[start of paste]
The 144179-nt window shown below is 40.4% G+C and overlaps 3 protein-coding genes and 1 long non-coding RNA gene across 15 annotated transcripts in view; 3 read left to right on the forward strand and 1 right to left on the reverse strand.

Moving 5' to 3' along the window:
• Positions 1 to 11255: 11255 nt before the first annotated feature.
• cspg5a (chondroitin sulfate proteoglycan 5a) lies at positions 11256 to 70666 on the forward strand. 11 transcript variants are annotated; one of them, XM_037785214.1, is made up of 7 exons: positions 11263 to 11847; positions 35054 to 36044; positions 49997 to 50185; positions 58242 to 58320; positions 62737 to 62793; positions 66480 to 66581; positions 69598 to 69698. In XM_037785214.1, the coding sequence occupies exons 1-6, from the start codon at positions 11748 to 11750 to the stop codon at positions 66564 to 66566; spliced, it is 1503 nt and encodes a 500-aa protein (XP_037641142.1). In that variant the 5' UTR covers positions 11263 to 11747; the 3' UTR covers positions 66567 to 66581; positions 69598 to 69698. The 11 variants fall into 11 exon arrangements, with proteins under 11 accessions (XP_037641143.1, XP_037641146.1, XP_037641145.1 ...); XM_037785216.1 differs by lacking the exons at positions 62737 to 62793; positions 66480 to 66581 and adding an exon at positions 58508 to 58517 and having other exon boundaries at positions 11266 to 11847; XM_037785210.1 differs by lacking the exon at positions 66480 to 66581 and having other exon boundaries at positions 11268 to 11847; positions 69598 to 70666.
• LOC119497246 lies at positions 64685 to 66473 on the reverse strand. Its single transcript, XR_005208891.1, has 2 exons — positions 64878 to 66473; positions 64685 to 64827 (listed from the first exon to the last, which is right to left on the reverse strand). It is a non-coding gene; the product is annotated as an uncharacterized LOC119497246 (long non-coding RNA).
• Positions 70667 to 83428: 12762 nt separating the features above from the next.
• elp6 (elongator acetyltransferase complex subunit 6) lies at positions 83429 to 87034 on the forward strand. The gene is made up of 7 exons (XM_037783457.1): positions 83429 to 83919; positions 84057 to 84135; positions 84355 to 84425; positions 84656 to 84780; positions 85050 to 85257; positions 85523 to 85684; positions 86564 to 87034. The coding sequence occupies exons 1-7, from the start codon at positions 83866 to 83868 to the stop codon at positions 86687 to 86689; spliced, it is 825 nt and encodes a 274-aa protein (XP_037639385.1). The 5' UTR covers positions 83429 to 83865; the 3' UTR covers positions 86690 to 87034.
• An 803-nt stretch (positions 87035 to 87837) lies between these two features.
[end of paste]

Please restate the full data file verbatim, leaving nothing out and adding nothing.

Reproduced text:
The 144179-nt window shown below is 40.4% G+C and overlaps 3 protein-coding genes and 1 long non-coding RNA gene across 15 annotated transcripts in view; 3 read left to right on the forward strand and 1 right to left on the reverse strand.

Moving 5' to 3' along the window:
• Positions 1 to 11255: 11255 nt before the first annotated feature.
• cspg5a (chondroitin sulfate proteoglycan 5a) lies at positions 11256 to 70666 on the forward strand. 11 transcript variants are annotated; one of them, XM_037785214.1, is made up of 7 exons: positions 11263 to 11847; positions 35054 to 36044; positions 49997 to 50185; positions 58242 to 58320; positions 62737 to 62793; positions 66480 to 66581; positions 69598 to 69698. In XM_037785214.1, the coding sequence occupies exons 1-6, from the start codon at positions 11748 to 11750 to the stop codon at positions 66564 to 66566; spliced, it is 1503 nt and encodes a 500-aa protein (XP_037641142.1). In that variant the 5' UTR covers positions 11263 to 11747; the 3' UTR covers positions 66567 to 66581; positions 69598 to 69698. The 11 variants fall into 11 exon arrangements, with proteins under 11 accessions (XP_037641143.1, XP_037641146.1, XP_037641145.1 ...); XM_037785216.1 differs by lacking the exons at positions 62737 to 62793; positions 66480 to 66581 and adding an exon at positions 58508 to 58517 and having other exon boundaries at positions 11266 to 11847; XM_037785210.1 differs by lacking the exon at positions 66480 to 66581 and having other exon boundaries at positions 11268 to 11847; positions 69598 to 70666.
• LOC119497246 lies at positions 64685 to 66473 on the reverse strand. Its single transcript, XR_005208891.1, has 2 exons — positions 64878 to 66473; positions 64685 to 64827 (listed from the first exon to the last, which is right to left on the reverse strand). It is a non-coding gene; the product is annotated as an uncharacterized LOC119497246 (long non-coding RNA).
• Positions 70667 to 83428: 12762 nt separating the features above from the next.
• elp6 (elongator acetyltransferase complex subunit 6) lies at positions 83429 to 87034 on the forward strand. The gene is made up of 7 exons (XM_037783457.1): positions 83429 to 83919; positions 84057 to 84135; positions 84355 to 84425; positions 84656 to 84780; positions 85050 to 85257; positions 85523 to 85684; positions 86564 to 87034. The coding sequence occupies exons 1-7, from the start codon at positions 83866 to 83868 to the stop codon at positions 86687 to 86689; spliced, it is 825 nt and encodes a 274-aa protein (XP_037639385.1). The 5' UTR covers positions 83429 to 83865; the 3' UTR covers positions 86690 to 87034.
• An 803-nt stretch (positions 87035 to 87837) lies between these two features.